As legalized cannabis and interest in psychedelic policy become hot topics for Colorado law, the University of Colorado Boulder’s Psychedelic Club hosted the second annual Cannabis and Psychedelic Symposium on Wednesday.
The event, hosted in the Wolf Law Building, highlighted current issues facing drug legislation.
A group dedicated to “spreading information and awareness about the benefits [and] consequences of psychedelic use within society and the individual,” CU’s Psychedelic Club hopes the symposium will increase students’ knowledge about the state of drug acceptance with regard to the law.
The future of cannabis consumption in Colorado was explored during multiple panels. Leland Rucker, an editor for the cannabis magazine Sensi, asked how social cannabis could be used in society today. Outdoor restaurant venues where cannabis can be legally consumed may become an option in the coming years, according to Rucker.
“The fact that we do not have social consumption in Colorado is like if alcohol was only sold at liquor stores,” CU Denver graduate and panelist Andrew Livingston said. “Without social use we have no way for people to commune.”
CU Boulder’s Global Studies Residential Academic Program featured a booth during the symposium engaging students in discussion about proper drug usage. Carol Conzelman, head of the Global Studies program and faculty sponsor for the Psychedelic Club, voiced her concern for the state of public policy. She stated that as the professor of a drug policy class in the program, she has done a large amount of research into policy around the globe.
Conzelman said there is a distinction between advocating for legalization and for the usage of various drugs and psychedelics and pushes her focus toward legalization of such drugs.
Mike Ginsberg, a CU student, echoed those sentiments, saying “the country is headed in the right direction where marijuana will be legal everywhere.”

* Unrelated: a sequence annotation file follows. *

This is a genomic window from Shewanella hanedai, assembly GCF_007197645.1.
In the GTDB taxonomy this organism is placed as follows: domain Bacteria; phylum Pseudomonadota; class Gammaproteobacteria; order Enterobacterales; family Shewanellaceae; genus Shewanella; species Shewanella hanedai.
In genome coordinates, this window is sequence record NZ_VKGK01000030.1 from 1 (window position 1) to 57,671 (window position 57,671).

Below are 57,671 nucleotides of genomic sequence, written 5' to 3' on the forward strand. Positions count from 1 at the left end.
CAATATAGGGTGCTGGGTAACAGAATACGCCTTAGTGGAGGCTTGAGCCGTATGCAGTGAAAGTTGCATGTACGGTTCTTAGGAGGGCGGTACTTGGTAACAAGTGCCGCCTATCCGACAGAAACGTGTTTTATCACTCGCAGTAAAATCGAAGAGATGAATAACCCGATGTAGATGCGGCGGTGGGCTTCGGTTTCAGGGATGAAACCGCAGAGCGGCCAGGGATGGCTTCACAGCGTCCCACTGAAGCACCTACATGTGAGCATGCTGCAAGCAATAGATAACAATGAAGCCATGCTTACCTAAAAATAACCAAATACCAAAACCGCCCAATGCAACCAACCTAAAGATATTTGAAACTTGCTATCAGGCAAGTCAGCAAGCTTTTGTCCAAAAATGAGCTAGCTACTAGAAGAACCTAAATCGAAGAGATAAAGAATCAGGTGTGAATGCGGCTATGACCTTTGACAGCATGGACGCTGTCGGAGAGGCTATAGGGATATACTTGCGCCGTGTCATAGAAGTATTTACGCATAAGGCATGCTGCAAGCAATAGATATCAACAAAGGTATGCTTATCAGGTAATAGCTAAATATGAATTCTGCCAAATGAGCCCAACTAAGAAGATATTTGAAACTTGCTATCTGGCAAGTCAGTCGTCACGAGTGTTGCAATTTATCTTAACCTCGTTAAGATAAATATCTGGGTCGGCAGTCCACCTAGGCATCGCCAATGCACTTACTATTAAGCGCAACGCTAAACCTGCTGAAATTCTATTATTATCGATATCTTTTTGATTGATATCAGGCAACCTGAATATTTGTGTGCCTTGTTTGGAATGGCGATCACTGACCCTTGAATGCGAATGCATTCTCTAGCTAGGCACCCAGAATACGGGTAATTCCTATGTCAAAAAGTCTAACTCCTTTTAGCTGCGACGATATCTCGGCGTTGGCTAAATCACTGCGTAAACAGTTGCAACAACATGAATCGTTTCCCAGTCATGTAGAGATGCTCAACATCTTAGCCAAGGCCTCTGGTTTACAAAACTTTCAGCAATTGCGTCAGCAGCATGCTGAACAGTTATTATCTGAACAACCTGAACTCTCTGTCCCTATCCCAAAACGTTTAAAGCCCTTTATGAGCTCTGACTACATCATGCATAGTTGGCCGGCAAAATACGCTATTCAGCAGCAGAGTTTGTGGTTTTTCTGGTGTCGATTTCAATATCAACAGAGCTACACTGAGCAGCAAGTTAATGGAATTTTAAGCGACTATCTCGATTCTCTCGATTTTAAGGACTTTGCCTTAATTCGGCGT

The industrially used strain of cannabis, called hemp, was brought into question by multiple speakers. This product has been used for decades to create everything from paper to clothing but has not been legally grown in the United States until recently. Hemp used to only be eligible for import into the U.S. if it were not in a pure form.
“The plant looks like normal cannabis,” said Wanda James, the first African American woman to own a dispensary in Colorado. James previously spoke during last year’s symposium, raising awareness of the racial barriers that exist within the marijuana industry and calling attention to the realities that marginalized people face in states where marijuana is still illegal.
Hemp has a high sale value and grows quickly, making it a highly profitable plant. The federal government is now trying to regulate the hemp industry but speakers noted it may be too late.
CBD, which is an extract from cannabis, has also become an important factor in the cannabis economy. With pharmaceutical companies such as Walgreens looking to sell CBD products in its U.S. stores, panelists were asked how they see the future of the product while the stigma surrounding cannabis still exists.
“The big issue we have in cannabis is a ridiculous fear,” James said. “It’s becoming ridiculous to the point of obscurity. The only way that it will stop is if this generation helps.”
With that redefining of the perception of smoking weed comes a rebranding of how we view what it does to those who smoke it.
“Alcohol makes you bravado, cannabis does the opposite,” James said, who prefers to call being on cannabis being “elevated” rather than high or stoned.
Contact CU Independent News Staff Writer Tory Lysik at email@example.com.